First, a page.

Patriotism—love of one’s country—is a treacherous emotion. Too little of it, and we aren’t motivated to make necessary sacrifices on behalf of our national brothers and sisters. Too much of it, or too much of the wrong sort, and exclusionary nationalism—in the form of various ethnic and religious hatreds– takes over. The challenges of getting patriotism right people think that we should avoid these dangers and keep emotion out of our public lives, substituting instead our critical faculties to reason our way to being fair and kind to each other.
But, as philosopher Martha Nussbaum argues, we require this form of love, “distinct from simple approval, or commitment or embrace of principles” in order to act on behalf of people we have never met—those people invoked by the idea of nation.
There is almost inevitably a strong narrative component to devotion to nation. In Teaching Patriotism: Love and Critical Freedom, Nussbaum cites psychological studies that that demonstrate that altruism can be elicited in people when they are deeply engaged in someone else’s story of distress. Such stories train us in empathy, the ability to see the world through the eyes of others. In order to engage us, however, narratives must be particular–they must have details about people, places and events, rather than articulations of principle, no matter how high-minded:
Patriotic emotion typically does … this: it seeks devotion and allegiance through a colorful story of the nations past which points, typically, to a future that lies still in doubt. Indeed, the idea of a nation is, in its very nature, a narrative construct. To say what a given nation is, is to select from all the unordered material of the past and present a clear narrative that emphasizes some things and omits others, all in the service o f pointing to what the future may hold—if people care.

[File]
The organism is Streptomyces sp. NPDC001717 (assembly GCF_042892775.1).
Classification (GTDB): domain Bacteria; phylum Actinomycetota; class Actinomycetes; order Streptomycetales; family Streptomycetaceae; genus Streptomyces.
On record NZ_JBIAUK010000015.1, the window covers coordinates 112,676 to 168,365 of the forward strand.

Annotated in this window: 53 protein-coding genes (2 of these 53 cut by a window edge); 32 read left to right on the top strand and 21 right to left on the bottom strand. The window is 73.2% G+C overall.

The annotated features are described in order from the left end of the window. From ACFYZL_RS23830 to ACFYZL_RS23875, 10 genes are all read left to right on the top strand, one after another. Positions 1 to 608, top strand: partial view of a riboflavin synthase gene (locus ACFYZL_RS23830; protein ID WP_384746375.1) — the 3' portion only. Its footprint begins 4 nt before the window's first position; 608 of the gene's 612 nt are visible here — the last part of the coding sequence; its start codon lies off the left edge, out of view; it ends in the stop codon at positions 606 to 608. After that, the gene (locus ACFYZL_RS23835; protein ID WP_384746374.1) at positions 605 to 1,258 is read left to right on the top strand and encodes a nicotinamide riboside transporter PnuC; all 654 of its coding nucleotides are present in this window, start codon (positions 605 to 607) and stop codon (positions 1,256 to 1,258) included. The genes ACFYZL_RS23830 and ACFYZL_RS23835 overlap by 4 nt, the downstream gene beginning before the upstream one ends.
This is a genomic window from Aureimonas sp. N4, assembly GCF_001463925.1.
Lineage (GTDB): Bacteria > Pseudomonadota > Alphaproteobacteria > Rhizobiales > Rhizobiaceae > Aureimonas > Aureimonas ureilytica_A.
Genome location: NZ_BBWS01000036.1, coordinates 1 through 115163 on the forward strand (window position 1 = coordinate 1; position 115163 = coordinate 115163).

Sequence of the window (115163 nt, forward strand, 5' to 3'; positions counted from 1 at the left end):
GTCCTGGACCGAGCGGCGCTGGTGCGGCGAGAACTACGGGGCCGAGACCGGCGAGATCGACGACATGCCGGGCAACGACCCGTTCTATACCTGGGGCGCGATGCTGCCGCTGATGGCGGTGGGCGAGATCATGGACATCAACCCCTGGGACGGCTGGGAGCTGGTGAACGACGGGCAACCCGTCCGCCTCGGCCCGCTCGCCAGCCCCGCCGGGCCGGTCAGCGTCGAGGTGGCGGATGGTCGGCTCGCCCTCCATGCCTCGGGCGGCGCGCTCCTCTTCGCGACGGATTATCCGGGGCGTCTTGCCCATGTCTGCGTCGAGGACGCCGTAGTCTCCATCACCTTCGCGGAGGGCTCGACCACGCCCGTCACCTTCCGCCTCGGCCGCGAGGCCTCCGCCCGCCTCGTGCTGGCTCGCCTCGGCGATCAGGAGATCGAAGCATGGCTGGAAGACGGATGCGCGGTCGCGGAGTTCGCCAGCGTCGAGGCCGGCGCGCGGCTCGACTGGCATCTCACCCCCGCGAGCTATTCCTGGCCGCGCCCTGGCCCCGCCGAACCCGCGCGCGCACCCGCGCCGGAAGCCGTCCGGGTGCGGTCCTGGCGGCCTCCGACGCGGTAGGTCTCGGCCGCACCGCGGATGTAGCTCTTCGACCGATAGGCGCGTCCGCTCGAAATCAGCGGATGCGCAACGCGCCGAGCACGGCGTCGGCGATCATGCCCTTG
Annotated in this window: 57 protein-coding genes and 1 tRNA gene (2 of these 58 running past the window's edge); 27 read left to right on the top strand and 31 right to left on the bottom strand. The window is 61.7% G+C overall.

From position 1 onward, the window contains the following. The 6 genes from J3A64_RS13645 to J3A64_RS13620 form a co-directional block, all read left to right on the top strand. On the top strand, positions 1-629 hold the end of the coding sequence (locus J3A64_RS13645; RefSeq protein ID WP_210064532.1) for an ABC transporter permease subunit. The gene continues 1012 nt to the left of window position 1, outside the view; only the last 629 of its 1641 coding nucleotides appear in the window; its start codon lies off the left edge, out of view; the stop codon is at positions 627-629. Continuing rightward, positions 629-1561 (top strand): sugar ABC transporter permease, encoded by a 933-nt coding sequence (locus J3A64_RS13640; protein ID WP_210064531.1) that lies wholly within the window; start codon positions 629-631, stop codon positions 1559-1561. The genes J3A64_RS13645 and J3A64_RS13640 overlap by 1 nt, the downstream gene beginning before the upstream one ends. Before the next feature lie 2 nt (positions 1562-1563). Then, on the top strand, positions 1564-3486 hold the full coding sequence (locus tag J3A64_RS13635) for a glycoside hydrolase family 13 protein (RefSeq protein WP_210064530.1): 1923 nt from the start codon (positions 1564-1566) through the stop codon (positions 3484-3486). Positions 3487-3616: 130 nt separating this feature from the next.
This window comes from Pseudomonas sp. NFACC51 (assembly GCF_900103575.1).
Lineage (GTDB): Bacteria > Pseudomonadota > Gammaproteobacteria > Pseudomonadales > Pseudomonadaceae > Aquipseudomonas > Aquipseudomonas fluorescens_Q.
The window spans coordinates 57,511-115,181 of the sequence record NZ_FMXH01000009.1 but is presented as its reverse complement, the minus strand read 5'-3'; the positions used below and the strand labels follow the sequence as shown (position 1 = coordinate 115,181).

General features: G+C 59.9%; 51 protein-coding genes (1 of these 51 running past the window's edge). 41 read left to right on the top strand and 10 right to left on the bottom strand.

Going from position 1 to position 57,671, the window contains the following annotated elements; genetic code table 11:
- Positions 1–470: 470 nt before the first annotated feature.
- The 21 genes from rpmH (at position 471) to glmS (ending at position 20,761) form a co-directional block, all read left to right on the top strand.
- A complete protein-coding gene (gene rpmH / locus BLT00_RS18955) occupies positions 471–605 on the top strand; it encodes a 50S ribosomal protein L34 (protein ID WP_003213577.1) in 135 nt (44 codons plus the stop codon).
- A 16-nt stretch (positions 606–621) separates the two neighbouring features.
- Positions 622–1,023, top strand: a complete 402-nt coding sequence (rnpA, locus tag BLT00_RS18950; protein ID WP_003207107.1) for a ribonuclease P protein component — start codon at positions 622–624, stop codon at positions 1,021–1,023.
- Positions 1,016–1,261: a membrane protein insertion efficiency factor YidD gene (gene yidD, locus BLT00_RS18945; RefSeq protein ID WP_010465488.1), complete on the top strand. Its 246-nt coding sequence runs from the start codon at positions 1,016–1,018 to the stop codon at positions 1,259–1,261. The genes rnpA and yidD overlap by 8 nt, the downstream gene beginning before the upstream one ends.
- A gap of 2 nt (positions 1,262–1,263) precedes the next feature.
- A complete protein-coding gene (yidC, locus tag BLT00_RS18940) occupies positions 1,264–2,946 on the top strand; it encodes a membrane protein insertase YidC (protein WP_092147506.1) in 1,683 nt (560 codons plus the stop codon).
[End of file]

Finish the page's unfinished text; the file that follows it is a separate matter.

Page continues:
In one of the most insightful and justly influential discussions on the idea of the nation, French philosopher Ernst Renan argues that a nation is not simply a physical location, it is an idea, a “spiritual principle.” This spiritual principle involves; on the one hand, a story o the past, usually a story of adversity and suffering and then a commitment to the future, a willingness to live together and face adversities for the sake of common goals. The two sides are linked: the story of the past has to tell people what is worth fighting for in the future. Renan remarks that the past has to have in it something great or glorious, but it also needs to have loss and suffering: “Where national memories are concerned, griefs are of more value than triumphs, for they impose duties and require a common effort.”
In Nussbaum’s view, we can teach both patriotic love and critical thinking in our schools, which will help us avoid the pitfalls of misplaced patriotism. When cognition and emotion are taught together, we build robust, inclusive minded, citizens whose love of their country includes a profound commitment to listen to critical dissent, or express it themselves, when it is necessary. What a strong way to begin conceiving patriotism, on the tenth anniversary of the 9/11 attacks.